by Neil Bauman, Ph.D.
A man asked:
I was wondering if you could comment on Transcranial Magnetic Stimulation? I read in an article that this treatment has helped people with tinnitus.
A lady with Musical Ear Syndrome asked:
I have read that something called Transcranial Magnetic Stimulation reduces auditory hallucinations. Is this safe?
Good questions. People suffering with severe tinnitus or from hearing other phantom sounds (Musical Ear Syndrome (MES)) are always on the lookout for any new therapy that might alleviate their tinnitus or MES symptoms.
The new kid on the block (only developed in 1995) goes by the fancy name of repetitive Transcranial Magnetic Stimulation (rTMS for short).
Transcranial Magnetic Stimulation works on the principle that a varying magnetic field will induce an electrical current in nearby “structures.” In this case, the nearby “structures” are the cortical areas of your brain.
A doctor typically holds a powerful electromagnet (basically a coil of wire encased in plastic) over the frontal regions of your skull and delivers magnetic pulses for about 20 minutes a day for 5 days. The treatment alters the biochemistry and firing patters of neurons in the cortex—that is, the part of your brain nearest the surface.
The frequency of the stimulation determines whether it speeds up or slows down the cortical activity in your brain. Numerous studies have revealed that chronic tinnitus is associated with increased activity in the primary auditory cortex. Therefore, in the case of tinnitus and auditory hallucinations, you want to slow down this activity.
Studies show that using a low-frequency (1 Hz) rTMS actually does reduce the “excitability” of the cerebral cortex, and can cause long-lasting inhibitory effects in tinnitus perception—up to 6 months or more.
In one study, after 5 days of rTMS treatments, there was a highly significant reduction in tinnitus perception, whereas people who received the sham treatment did not show any significant changes. This is good news.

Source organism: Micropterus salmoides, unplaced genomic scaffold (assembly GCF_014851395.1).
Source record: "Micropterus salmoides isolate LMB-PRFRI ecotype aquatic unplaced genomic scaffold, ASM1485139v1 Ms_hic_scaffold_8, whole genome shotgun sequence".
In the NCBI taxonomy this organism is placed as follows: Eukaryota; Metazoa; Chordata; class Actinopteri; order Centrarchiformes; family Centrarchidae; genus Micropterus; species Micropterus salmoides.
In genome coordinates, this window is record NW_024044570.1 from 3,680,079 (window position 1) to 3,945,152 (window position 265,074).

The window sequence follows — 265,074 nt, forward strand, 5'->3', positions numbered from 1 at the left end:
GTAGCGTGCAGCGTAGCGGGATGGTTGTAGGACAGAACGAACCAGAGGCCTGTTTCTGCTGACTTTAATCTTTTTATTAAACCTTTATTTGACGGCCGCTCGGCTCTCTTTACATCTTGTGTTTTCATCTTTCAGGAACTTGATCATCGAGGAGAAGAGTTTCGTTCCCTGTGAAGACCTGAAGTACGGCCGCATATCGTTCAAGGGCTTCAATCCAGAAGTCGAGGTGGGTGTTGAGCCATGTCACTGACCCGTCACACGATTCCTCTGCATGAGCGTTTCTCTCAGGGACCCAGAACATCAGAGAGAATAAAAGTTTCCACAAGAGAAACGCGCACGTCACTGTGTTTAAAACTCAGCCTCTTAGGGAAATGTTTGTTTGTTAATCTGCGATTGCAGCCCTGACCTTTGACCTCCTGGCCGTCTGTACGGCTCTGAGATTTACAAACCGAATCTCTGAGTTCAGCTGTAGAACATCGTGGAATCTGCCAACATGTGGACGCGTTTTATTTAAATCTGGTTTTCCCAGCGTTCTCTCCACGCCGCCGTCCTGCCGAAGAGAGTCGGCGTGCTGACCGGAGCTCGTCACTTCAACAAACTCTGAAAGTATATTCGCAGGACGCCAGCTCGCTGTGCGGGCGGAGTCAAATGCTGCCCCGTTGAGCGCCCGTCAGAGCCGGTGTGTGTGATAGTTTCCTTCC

However, rTMS certainly isn’t the whole answer for tinnitus and other phantom sounds. For example, in one study it had good effects in 25% of the people studied, partial effects in 28% of the people, and no effect in 47%. If this holds true for all people with tinnitus, then rTMS won’t help half the tinnitus sufferers. However, if you are one of the lucky ones, you may receive partial or omplete reduction in your tinnitus—so you may want to pursue rTMS therapy if nothing else is working for you.
So far, rTMS therapy shows promise, but there are still many unanswered questions such as: how safe is it? How long will the suppression ultimately last? Does it work for all kinds of tinnitus?
Although it is used in other countries, here in the USA, the FDA has yet to approve rTMS for regular use, so it is only being used in clinical trials at the present.
My personal opinion is that rTMS indeed shows promise in reducing or eliminating tinnitus and auditory hallucinations. However, I’d wait until further research determines that it is totally safe. For example, I’d want to be very sure that rTMS treatments don’t slow down other parts of my brain. My brain is already running slow enough as it is!